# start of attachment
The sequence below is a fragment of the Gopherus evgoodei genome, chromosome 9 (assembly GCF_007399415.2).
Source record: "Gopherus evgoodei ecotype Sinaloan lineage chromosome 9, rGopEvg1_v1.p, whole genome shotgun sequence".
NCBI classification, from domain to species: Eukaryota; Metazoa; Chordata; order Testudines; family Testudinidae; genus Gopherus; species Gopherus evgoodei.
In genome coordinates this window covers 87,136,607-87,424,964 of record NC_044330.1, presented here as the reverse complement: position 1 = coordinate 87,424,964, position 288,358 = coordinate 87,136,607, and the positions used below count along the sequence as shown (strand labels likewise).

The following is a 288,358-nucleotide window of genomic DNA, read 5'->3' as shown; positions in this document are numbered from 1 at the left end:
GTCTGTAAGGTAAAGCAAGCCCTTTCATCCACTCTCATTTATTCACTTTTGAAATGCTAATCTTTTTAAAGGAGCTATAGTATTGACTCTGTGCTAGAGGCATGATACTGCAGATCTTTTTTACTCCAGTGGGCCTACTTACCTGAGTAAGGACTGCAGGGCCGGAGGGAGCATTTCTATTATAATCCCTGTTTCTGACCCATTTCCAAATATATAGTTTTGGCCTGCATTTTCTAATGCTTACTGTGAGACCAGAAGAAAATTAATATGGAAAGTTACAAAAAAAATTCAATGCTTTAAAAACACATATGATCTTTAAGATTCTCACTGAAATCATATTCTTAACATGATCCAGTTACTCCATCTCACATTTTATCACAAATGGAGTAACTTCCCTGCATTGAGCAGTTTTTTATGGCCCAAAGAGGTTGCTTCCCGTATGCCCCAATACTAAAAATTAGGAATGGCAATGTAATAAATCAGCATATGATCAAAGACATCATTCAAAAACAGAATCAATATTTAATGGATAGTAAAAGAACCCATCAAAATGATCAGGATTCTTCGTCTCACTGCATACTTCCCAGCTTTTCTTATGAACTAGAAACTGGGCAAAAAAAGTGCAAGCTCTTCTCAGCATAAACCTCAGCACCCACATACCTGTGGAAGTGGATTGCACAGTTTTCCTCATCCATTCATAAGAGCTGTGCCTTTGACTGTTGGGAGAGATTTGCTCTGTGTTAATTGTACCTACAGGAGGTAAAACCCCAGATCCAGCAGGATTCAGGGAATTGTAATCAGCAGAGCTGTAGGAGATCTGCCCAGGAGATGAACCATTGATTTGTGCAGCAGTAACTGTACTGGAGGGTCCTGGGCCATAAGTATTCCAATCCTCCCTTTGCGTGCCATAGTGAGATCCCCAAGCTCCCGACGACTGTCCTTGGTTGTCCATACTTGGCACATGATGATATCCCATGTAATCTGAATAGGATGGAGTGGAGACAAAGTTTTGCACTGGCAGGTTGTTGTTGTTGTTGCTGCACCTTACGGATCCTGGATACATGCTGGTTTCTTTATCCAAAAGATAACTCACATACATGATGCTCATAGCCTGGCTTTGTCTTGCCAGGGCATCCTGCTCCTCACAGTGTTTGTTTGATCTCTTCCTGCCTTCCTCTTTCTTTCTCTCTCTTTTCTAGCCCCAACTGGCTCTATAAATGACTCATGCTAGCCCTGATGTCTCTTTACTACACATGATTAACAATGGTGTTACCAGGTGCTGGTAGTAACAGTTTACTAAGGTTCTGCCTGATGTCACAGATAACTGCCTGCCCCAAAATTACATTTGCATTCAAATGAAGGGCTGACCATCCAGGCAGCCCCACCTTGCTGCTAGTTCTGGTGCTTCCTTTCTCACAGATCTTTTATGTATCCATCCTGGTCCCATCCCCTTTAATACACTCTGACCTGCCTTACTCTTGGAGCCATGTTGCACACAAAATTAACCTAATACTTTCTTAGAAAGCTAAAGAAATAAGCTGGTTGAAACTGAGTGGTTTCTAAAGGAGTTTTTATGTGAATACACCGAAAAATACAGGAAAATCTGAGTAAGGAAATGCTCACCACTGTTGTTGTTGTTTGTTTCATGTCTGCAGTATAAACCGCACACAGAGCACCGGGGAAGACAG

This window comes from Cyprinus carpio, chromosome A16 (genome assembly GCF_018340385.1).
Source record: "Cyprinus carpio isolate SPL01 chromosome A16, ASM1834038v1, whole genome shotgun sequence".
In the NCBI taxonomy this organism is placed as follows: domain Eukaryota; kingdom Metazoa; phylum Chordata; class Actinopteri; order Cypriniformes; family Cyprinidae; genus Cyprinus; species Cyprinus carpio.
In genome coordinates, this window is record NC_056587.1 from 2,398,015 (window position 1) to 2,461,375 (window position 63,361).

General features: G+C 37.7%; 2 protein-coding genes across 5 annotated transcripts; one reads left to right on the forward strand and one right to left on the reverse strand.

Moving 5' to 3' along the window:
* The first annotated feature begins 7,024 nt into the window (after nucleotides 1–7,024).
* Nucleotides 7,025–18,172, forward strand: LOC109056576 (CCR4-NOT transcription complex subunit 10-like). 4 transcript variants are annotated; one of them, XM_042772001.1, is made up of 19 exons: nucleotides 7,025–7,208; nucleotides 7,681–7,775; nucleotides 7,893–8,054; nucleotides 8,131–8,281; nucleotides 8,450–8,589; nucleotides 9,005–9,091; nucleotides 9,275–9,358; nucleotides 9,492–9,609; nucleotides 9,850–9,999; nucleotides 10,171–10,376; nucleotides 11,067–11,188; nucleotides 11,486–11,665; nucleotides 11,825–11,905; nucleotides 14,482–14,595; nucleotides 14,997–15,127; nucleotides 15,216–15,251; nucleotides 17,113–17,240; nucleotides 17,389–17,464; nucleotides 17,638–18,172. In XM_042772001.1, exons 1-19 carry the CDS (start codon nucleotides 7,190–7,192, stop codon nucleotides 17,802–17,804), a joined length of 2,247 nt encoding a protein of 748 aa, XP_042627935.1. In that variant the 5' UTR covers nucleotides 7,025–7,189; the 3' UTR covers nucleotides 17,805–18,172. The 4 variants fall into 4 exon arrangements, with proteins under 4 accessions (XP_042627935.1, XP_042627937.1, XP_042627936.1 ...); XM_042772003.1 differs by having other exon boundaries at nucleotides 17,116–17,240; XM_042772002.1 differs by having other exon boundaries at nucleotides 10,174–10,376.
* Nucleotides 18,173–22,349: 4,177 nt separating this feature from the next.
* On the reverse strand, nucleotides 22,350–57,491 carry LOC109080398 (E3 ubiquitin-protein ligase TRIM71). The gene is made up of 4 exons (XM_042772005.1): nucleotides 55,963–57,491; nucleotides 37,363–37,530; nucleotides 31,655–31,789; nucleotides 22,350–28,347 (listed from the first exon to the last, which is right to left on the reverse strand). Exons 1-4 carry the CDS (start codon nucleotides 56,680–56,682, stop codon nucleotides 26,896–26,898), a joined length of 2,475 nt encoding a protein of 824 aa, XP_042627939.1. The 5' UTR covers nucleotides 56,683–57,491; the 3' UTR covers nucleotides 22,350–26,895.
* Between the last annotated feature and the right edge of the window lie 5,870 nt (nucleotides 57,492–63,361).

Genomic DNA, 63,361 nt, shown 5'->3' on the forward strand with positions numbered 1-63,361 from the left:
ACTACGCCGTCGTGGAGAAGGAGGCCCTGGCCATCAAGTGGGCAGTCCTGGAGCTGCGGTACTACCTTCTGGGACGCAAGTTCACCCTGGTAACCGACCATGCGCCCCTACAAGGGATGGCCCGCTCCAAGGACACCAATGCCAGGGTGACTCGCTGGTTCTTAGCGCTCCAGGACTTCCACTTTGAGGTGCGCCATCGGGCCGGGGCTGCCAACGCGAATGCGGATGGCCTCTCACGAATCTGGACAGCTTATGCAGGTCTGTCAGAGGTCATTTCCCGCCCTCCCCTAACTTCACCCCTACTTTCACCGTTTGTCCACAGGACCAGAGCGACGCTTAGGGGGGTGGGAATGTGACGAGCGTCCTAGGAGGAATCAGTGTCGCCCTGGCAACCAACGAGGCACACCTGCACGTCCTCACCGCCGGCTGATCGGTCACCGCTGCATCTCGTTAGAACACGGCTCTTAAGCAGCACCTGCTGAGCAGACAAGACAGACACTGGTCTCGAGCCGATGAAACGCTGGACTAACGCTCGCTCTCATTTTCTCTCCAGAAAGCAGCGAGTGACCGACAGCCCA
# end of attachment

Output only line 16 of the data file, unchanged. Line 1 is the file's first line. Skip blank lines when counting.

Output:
* On the reverse strand, nucleotides 22,350–57,491 carry LOC109080398 (E3 ubiquitin-protein ligase TRIM71). The gene is made up of 4 exons (XM_042772005.1): nucleotides 55,963–57,491; nucleotides 37,363–37,530; nucleotides 31,655–31,789; nucleotides 22,350–28,347 (listed from the first exon to the last, which is right to left on the reverse strand). Exons 1-4 carry the CDS (start codon nucleotides 56,680–56,682, stop codon nucleotides 26,896–26,898), a joined length of 2,475 nt encoding a protein of 824 aa, XP_042627939.1. The 5' UTR covers nucleotides 56,683–57,491; the 3' UTR covers nucleotides 22,350–26,895.